Around 40, pre-1905 motor vehicles, most with drivers and passengers in period costume, set off at 8.26am, just as Ellis had done, and started arriving in the village around midday. They were welcomed on to the Green literally with bells and whistles, courtesy of Datchet Border Morris, and their arrival was announced by the booming voice of Windsor’s Town Crier.
Meanwhile a display of Victorian tricycles, bicycles and penny-farthings had gathered on Memorial Green and, on Gossip Green, there was a 1931 Railton Terraplane from Brooklands Museum, a 1907 Berliet Curtiss with a 1916 8.3l aero-engine, 1946 Railton Hudson Straight Eight, 1931 Morris Minor flatbed truck used by Hill & Sons, Datchet, and 1931 Rolls-Royce 20/25hp. (Did you know that the model for Rolls-Royce’s Spirit of Ecstasy lived in Datchet?).
The future of motoring was represented by hydrogen fuel-cell cars from Hyundai and Toyota; and a trio of three-wheeled Morgans also parked up to join in the fun.
In the WI Hall, Datchet Village Society had displays about Evelyn Ellis and Victorian Datchet, including the two paintings of Datchet from the 1850s/60s which were purchased last year; Windsor Museum had brought Victorian artefacts as well as photographs of Evelyn Ellis and his 1896 passport; and the ladies of the WI were doing a brisk trade in cakes and coffee. On the stage, local residents Mike Hill and Richard Jensen had individual displays of engineering and artefacts which ranged from a scale working steam locomotive and tender to a ‘candlestick’ telephone, wind-up gramophone and a mannequin of Charlie Chaplin. Also in the WI hall were bicycles, penny-farthings, and motorbikes including a 1914 Douglas and 1954 Douglas Dragonfly, BSA Goldstar 500cc, and, for contrast, a 1994 custom-built Harley Davidson drag bike.
Music and entertainment was provided by the Romsey Ukulele Group, Jazz Magic trio, and Datchet Border Morris, while Datchet Players strolled around in period costume.
Next year will be the 125th anniversary of Ellis’s famous journey.
18 JUNE Visit to Brooklands: Tommy Sopwith
We organised a special members’ visit to Brooklands, ‘the birthplace of British Motorsport and Aviation’, to learn more about aviation pioneer Sir Thomas Sopwith. He created quite a stir in Datchet in 1911 when he landed his bi-plane on the golf course, twice! Once on the way to see his family who lived here and, two weeks later, en route to visit the royal family at Windsor Castle. Brooklands’ volunteer David Hassard gave a fascinating talk about Sir Thomas, his links with Datchet, his flying achievements, and his impact on the development of planes, motorbikes and yachts, then we were free to explore the various halls and exhibits at leisure, with the opportunity to race in an F1 car simulator, board a variety of aircraft, and even sit in the cockpit of a Harrier Jump Jet and Hawker Hunter.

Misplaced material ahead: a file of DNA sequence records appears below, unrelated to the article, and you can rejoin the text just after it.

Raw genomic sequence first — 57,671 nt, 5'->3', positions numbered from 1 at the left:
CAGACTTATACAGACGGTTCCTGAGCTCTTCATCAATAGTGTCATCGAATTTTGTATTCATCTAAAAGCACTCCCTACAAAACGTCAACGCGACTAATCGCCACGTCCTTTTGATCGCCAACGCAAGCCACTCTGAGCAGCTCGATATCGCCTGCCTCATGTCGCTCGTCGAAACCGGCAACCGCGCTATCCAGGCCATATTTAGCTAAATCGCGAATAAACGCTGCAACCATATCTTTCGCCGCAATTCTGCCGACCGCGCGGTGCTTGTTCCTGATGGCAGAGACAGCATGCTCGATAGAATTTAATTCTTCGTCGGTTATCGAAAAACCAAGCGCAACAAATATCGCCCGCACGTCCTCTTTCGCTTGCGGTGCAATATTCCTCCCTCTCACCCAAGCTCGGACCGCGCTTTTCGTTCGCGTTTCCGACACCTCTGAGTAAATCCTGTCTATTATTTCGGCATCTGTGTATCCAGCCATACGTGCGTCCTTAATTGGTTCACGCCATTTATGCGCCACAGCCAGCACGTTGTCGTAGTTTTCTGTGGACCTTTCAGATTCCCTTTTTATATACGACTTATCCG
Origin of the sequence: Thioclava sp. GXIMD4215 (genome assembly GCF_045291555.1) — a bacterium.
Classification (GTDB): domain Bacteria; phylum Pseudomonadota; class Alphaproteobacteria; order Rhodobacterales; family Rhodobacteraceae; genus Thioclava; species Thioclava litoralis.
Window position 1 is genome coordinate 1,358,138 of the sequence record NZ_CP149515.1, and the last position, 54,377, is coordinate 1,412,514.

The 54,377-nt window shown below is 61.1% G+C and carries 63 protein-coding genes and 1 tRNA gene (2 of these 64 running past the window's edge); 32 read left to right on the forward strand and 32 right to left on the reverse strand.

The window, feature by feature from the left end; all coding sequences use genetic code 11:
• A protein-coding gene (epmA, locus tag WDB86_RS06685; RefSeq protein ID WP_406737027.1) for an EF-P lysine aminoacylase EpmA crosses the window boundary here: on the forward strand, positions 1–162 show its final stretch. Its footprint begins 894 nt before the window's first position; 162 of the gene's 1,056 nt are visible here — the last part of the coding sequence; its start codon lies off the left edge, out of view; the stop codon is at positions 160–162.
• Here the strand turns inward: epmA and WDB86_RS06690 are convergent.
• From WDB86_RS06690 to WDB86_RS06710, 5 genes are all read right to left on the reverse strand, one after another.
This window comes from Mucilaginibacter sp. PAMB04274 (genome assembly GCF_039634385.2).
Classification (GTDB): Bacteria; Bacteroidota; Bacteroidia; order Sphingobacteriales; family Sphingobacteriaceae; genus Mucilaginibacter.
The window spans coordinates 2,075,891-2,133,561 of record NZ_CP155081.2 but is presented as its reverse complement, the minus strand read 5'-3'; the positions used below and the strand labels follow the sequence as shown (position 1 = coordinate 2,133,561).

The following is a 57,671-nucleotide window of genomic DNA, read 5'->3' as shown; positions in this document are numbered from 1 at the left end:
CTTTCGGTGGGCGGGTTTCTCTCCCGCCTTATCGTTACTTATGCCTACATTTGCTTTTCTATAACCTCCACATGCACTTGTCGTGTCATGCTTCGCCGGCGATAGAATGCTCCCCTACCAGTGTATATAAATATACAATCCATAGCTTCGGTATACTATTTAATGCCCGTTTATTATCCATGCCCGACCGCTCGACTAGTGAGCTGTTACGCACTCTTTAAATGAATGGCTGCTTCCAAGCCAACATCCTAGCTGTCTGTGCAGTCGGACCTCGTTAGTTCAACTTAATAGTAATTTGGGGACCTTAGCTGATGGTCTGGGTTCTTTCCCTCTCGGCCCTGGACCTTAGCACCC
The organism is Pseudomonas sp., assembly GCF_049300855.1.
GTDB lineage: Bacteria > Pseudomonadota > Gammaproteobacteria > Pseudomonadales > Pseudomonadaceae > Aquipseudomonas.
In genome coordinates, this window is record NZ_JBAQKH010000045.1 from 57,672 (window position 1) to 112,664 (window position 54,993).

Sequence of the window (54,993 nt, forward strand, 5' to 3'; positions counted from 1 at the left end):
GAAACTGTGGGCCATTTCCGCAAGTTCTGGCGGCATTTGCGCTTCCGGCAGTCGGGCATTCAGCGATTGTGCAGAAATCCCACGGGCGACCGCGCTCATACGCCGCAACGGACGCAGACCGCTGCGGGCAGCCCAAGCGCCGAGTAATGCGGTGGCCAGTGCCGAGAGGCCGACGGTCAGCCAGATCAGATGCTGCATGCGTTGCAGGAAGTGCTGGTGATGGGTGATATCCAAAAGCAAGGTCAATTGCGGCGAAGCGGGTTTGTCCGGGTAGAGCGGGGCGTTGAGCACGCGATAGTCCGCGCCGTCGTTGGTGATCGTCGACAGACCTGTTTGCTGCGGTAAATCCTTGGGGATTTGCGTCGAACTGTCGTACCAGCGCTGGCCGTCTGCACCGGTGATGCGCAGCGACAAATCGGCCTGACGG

You can read more about Tommy Sopwith on the Datchet History website.
25 MAY Bird survey at Willowfields and The Land at Mill Place
DVS members were invited to join a bird survey of The Willowfields and The Land at Mill Place, the area behind the Recreation Ground, with Wild About Datchet, on Saturday 25 May at 7.30am. (Wild About Datchet is a new community group which aims to discover, celebrate, improve and protect wild things and wild places in Datchet and the surrounding countryside.) Birds are an indicator species; the numbers and types of birds can tell us a lot about the condition of these areas and how well they can support wildlife. The results of this survey might help inform any future decisions about how best to manage the trees and scrub in that area.
The survey was led by Brian, a volunteer from the Berkshire, Buckinghamshire and Oxfordshire Wildlife Trust, who has a remarkable talent for being able to identify birds from their songs and calls, he didn’t even need to see them. It was an interesting and informative walk even for those of us who didn’t know much about birds already but were keen to learn more. Around 25 different birds were identified.
1 MAY Stone Age Datchet
After a short business meeting at this year’s AGM on 1 May at St Mary’s Primary Academy, John Powell, senior fieldwork archaeologist from Wessex Archaeology, gave a talk about the fascinating archaeological remains dating back 12,000 years which have been found at Riding Court Farm. One of the most exciting discoveries is a huge Stone-Age circular enclosure of national importance. Excavations are revealing the hidden secrets of this monument, including what is thought to be a Stone-Age house, as well as fascinating finds of pottery, tools, and a rare antler comb. (Images from Riding Court courtesy of Wessex Archaeology)